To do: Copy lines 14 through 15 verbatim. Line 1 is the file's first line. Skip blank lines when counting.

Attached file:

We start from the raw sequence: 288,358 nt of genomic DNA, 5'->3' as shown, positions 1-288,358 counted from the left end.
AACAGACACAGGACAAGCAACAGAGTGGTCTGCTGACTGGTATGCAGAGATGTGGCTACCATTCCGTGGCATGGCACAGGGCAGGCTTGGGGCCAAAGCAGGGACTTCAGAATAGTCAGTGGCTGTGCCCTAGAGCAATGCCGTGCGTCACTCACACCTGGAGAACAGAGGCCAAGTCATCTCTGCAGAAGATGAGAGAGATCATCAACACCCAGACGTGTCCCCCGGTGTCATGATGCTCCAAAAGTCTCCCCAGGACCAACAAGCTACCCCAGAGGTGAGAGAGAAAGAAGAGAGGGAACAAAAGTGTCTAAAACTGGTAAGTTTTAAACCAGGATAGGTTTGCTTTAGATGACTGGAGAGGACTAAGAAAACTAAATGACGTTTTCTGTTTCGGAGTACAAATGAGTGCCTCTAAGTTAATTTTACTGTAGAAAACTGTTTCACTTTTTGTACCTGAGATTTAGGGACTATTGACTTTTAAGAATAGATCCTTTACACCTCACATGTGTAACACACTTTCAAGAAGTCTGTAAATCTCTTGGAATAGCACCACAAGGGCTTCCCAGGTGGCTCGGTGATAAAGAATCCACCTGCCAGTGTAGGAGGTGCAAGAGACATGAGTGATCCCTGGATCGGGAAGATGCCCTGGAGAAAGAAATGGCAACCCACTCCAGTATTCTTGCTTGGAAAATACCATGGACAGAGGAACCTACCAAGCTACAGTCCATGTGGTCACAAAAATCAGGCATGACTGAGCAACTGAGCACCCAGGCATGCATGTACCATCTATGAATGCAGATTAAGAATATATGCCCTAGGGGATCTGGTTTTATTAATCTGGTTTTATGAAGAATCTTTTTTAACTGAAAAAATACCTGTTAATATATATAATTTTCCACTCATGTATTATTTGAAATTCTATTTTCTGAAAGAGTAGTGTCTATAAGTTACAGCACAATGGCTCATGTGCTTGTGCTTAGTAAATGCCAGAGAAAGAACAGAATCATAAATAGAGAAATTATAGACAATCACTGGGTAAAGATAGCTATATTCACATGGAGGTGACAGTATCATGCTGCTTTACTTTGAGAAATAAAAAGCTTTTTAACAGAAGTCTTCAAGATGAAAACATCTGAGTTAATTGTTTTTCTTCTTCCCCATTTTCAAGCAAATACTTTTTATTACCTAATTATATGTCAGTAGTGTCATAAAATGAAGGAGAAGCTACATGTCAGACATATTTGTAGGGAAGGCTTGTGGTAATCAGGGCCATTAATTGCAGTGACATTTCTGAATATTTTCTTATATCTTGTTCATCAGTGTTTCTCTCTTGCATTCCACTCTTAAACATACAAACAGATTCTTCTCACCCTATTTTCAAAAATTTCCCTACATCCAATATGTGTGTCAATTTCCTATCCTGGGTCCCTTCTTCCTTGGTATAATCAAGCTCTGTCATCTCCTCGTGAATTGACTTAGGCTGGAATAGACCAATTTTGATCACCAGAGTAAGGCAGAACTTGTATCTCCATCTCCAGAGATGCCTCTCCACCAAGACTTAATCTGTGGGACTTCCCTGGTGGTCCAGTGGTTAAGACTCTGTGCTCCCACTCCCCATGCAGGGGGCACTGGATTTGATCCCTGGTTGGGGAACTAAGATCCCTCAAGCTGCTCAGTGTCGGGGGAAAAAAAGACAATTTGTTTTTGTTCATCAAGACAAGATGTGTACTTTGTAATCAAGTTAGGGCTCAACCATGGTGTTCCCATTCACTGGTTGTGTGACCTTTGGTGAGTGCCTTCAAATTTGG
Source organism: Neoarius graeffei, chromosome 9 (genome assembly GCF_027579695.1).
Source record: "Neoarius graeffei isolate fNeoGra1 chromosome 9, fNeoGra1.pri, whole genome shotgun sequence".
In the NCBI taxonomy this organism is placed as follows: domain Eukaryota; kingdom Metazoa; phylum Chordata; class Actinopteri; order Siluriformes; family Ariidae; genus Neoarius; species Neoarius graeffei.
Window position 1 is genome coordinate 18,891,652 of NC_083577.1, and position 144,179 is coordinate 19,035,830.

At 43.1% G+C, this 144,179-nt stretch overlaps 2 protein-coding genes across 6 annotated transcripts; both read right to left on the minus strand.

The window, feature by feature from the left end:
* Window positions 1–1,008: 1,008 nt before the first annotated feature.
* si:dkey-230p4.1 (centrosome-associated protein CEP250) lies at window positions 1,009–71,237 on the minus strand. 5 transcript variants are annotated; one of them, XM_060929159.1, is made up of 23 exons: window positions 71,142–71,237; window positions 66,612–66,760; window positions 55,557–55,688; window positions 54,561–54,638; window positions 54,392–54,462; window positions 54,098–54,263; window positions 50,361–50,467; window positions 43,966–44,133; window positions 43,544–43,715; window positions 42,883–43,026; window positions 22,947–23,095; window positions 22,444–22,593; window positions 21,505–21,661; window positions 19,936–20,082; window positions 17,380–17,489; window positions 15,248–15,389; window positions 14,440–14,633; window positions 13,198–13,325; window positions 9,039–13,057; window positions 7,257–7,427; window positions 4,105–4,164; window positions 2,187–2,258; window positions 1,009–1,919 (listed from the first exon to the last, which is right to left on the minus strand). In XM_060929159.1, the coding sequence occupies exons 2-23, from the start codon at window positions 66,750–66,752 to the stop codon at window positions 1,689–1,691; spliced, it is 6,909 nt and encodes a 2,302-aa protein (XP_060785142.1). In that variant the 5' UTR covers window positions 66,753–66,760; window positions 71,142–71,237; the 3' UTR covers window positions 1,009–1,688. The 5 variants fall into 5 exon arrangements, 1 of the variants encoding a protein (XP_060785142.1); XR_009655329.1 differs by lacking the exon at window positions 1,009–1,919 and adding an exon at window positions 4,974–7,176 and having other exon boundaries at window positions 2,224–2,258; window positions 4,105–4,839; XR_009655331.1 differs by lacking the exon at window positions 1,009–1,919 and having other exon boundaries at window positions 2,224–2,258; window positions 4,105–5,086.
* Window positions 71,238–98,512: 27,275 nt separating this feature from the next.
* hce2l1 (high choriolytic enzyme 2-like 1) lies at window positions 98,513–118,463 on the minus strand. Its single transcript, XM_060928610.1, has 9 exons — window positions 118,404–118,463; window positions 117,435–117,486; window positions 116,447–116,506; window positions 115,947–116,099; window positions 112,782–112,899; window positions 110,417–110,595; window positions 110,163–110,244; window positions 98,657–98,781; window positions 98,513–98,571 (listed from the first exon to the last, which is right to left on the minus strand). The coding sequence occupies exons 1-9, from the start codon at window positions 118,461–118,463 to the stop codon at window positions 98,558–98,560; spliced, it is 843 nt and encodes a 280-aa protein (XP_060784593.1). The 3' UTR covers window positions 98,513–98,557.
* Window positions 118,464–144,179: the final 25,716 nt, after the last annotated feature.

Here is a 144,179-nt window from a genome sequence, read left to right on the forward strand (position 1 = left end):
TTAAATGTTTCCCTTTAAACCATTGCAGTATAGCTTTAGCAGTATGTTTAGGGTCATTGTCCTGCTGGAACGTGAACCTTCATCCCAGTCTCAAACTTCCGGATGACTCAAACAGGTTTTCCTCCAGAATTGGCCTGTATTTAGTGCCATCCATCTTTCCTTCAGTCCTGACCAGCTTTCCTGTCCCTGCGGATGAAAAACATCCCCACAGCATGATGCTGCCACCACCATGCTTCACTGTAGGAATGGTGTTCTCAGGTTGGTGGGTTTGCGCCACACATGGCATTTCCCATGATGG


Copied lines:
Here is a 144,179-nt window from a genome sequence, read left to right on the forward strand (position 1 = left end):
TTAAATGTTTCCCTTTAAACCATTGCAGTATAGCTTTAGCAGTATGTTTAGGGTCATTGTCCTGCTGGAACGTGAACCTTCATCCCAGTCTCAAACTTCCGGATGACTCAAACAGGTTTTCCTCCAGAATTGGCCTGTATTTAGTGCCATCCATCTTTCCTTCAGTCCTGACCAGCTTTCCTGTCCCTGCGGATGAAAAACATCCCCACAGCATGATGCTGCCACCACCATGCTTCACTGTAGGAATGGTGTTCTCAGGTTGGTGGGTTTGCGCCACACATGGCATTTCCCATGATGG